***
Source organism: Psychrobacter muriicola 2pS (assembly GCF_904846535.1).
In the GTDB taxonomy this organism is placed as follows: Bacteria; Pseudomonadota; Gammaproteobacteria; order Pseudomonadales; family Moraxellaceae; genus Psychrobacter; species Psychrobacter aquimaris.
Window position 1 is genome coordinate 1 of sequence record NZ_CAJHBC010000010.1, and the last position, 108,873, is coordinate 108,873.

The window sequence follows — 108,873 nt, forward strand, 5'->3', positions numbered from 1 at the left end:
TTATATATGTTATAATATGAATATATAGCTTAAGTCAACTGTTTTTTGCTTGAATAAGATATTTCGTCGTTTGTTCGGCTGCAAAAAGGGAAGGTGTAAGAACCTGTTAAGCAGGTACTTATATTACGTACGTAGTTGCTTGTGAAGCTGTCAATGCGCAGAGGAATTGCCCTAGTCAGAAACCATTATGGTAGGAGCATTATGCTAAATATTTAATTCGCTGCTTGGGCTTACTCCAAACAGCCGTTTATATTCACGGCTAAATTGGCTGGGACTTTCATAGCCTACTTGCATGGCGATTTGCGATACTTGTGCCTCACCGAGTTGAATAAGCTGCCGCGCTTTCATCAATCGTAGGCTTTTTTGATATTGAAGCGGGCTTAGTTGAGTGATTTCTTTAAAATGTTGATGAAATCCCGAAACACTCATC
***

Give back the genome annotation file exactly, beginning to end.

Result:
Source organism: Psychrobacter muriicola 2pS (assembly GCF_904846535.1).
In the GTDB taxonomy this organism is placed as follows: Bacteria; Pseudomonadota; Gammaproteobacteria; order Pseudomonadales; family Moraxellaceae; genus Psychrobacter; species Psychrobacter aquimaris.
Window position 1 is genome coordinate 1 of sequence record NZ_CAJHBC010000010.1, and the last position, 108,873, is coordinate 108,873.

The window sequence follows — 108,873 nt, forward strand, 5'->3', positions numbered from 1 at the left end:
TTATATATGTTATAATATGAATATATAGCTTAAGTCAACTGTTTTTTGCTTGAATAAGATATTTCGTCGTTTGTTCGGCTGCAAAAAGGGAAGGTGTAAGAACCTGTTAAGCAGGTACTTATATTACGTACGTAGTTGCTTGTGAAGCTGTCAATGCGCAGAGGAATTGCCCTAGTCAGAAACCATTATGGTAGGAGCATTATGCTAAATATTTAATTCGCTGCTTGGGCTTACTCCAAACAGCCGTTTATATTCACGGCTAAATTGGCTGGGACTTTCATAGCCTACTTGCATGGCGATTTGCGATACTTGTGCCTCACCGAGTTGAATAAGCTGCCGCGCTTTCATCAATCGTAGGCTTTTTTGATATTGAAGCGGGCTTAGTTGAGTGATTTCTTTAAAATGTTGATGAAATCCCGAAACACTCATC